Alderman sees food truck bill by year's end
Years behind other cities in allowing mobile kitchens, Chicago is almost ready to change its ordinances to allow cooking on trucks. Ald. Scott Waguespack, 32nd, introduced legislation last year. (David Banks/Photo for the Tribune)
Ald. Scott Waguespack, 32nd, introduced legislation last year that would let mobile chefs cook instead of just serve prepackaged food. After months spent consensus-building, studying other cities and briefing incoming council members, he thinks they could be ready to pass something late this summer.
"By November or December for sure," he said.
Mayor Rahm Emanuel called the proposal "a good first step ... while maintaining stringent health regulations and protecting local business owners." His appointment of Gabe Klein to run the Department of Transportation — after Klein ran a mobile food operation in D.C. — signals an administration that is ready to deal with the regulatory issues surrounding food trucks.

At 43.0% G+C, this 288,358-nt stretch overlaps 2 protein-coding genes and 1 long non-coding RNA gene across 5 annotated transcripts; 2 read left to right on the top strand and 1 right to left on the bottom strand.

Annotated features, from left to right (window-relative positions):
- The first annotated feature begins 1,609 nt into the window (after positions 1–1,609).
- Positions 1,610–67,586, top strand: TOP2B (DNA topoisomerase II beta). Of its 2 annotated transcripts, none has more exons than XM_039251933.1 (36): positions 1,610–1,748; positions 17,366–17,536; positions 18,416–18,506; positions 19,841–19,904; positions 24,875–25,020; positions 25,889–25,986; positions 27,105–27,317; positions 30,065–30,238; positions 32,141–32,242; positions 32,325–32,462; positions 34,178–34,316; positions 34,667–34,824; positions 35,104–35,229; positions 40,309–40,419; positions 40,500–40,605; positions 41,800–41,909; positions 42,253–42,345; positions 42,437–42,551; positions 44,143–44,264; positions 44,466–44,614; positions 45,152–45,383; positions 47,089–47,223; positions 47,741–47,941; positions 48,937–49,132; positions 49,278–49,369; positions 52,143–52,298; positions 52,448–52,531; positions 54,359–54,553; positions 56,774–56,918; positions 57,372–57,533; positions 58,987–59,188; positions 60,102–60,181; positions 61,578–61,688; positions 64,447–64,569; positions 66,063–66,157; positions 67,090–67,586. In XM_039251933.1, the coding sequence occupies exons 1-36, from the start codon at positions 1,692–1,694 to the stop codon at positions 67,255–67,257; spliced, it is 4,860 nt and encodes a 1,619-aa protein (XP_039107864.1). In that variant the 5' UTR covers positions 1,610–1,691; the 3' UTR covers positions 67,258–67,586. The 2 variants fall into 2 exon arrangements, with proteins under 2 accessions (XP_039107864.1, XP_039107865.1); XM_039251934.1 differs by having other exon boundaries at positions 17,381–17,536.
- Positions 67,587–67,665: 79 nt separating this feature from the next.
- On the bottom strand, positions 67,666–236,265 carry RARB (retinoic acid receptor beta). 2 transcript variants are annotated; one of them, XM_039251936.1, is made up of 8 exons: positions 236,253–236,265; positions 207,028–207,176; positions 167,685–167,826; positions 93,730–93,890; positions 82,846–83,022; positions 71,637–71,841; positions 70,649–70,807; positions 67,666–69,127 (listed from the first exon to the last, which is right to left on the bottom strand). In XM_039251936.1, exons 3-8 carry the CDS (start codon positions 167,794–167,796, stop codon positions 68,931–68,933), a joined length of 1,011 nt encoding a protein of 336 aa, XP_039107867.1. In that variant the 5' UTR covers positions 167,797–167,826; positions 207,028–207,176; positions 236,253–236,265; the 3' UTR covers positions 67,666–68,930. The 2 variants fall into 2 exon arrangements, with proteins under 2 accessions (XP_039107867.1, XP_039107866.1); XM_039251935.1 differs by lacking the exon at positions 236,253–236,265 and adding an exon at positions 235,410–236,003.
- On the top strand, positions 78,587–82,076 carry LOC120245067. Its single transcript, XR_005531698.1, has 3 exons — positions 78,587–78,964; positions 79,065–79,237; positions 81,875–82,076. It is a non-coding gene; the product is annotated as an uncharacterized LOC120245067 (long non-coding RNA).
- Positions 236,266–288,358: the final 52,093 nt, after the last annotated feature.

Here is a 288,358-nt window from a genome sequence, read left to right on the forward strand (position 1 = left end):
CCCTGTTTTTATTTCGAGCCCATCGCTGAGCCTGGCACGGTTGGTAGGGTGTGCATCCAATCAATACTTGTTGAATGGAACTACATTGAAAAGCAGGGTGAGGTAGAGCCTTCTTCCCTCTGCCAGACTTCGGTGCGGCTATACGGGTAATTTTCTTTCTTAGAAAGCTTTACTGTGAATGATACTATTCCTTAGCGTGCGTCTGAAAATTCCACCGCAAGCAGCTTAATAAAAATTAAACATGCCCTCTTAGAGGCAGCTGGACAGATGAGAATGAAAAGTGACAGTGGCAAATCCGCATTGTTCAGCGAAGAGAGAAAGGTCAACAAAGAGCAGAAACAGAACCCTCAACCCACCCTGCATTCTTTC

The biggest potential opponent, the Illinois Restaurant Association, has yet to take a position. It is a powerful lobby led by Richard Daley's former chief of staff, so the association understands the politics of the situation well.
A representative said that its membership is "having a lot of internal discussions," which isn't surprising as proponents (Paul Kahan's Big Star) and opponents (Dan Rosenthal's Trattoria 10 and Glen Keefer's Keefer) have lined up on both sides of the measure.